What Sort of Heaven

1.5 Minute Read

In the movie A Few Good Men, Colonel Jessep (Jack Nicholson) responds to Lieutenant Kaffee’s questioning saying, “You can’t handle the truth!”

We’ve all heard that quote before. And while we may want to feel the indignation and righteousness that Lieutenant Kaffee does, I believe we stop short of the truth in our own lives.

In Psalm 4:2 David describes the upside-down nature of men like this: “How long will you love vain words and seek after lies?”

More often than we think, we don’t want the truth. We are not as keen to be the hero as we think. We stop short and suppress what is real. Our God-given conscious tells us what Paul said in Romans 1:25. “They exchanged the truth about God for a lie and worshiped and served the creature rather than the Creator.” How is the depraved nature of your heart exchanging God’s truth for a lie?

We think that if the truth were to seep into the fiber of our being, it would be too much for us to handle. Entering the promised land means leaving what is currently in your hand. The truth will cost us everything.

In Miracles, C. S. Lewis describes the point at which we find truth in the Christian faith as a dynamic shift in our lives.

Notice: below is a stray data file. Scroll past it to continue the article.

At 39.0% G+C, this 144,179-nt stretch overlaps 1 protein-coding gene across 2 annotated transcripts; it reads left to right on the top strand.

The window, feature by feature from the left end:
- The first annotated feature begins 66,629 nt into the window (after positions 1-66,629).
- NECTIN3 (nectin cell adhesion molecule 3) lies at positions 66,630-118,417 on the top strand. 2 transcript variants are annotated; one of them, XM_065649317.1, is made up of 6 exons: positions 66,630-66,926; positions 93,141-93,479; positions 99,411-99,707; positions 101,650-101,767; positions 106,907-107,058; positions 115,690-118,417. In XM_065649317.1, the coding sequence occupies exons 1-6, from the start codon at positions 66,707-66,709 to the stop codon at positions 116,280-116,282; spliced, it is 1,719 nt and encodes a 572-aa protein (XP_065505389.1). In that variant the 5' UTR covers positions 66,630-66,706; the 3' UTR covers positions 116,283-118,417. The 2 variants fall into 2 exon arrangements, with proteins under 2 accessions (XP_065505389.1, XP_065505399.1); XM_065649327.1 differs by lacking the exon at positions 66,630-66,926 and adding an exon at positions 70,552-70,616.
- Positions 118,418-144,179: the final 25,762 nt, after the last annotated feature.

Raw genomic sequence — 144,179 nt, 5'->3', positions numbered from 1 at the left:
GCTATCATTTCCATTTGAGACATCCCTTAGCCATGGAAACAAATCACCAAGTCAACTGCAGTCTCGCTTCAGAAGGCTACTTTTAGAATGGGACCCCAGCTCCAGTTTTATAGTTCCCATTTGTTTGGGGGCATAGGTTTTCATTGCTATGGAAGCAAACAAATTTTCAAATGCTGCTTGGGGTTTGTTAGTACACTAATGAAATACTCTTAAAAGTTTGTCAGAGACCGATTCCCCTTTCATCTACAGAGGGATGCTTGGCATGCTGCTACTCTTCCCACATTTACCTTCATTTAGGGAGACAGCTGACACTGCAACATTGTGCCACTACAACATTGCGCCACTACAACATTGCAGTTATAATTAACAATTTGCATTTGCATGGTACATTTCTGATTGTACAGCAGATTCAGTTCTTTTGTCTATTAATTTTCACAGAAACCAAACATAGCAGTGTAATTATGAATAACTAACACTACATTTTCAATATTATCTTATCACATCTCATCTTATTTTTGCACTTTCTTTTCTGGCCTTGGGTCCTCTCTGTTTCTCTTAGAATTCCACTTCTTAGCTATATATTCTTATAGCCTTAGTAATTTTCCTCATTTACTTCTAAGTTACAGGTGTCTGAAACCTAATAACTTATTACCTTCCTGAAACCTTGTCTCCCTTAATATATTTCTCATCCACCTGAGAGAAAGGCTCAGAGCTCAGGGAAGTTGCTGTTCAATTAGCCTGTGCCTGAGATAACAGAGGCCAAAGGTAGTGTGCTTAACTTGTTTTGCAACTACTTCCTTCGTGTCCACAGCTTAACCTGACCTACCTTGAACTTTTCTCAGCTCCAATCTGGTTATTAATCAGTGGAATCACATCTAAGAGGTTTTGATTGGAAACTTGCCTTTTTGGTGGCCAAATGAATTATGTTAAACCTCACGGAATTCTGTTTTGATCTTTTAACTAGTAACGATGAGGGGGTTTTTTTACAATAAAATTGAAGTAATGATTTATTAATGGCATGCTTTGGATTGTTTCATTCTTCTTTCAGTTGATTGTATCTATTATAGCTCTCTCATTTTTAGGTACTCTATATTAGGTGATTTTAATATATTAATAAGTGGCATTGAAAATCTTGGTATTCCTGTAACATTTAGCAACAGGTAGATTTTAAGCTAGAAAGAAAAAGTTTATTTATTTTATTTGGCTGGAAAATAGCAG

“An ‘impersonal God’– well and good. A subjective God of beauty, truth, and goodness, inside our own heads — better still. A formless life-force surging through us, a vast power which we can tap–best of all. But God Himself, alive pulling at the other end of the cord, perhaps approaching at an infinite speed, the hunter, king, husband — that is quite another matter.” – from Miracles

Many people say they are seeking the truth, but who’s truth? Isn’t much of it moralistic therapeutic deism?

I had a conversation with a young entrepreneur today. After asking me about my studies and goals, I returned the question. He said, “At the end of the day you can’t take money with you to heaven, but you can take your friends.”

That saddened me. This man went to a private Christian high school in St. Louis. He spoke highly of his religious teachers. I replied to him saying, “I suppose that depends on what sort of heaven you are talking about. Doesn’t it?”

Friends, the sort of truth we discuss is of grave significance. We do not have a quasi-pseudo relativistic truth as Christians. We have one that says, “I am the way, and the truth, and the life. No one comes to the Father except through me” (John 14:6).

Special thanks to Katy Chapell for creative editing.


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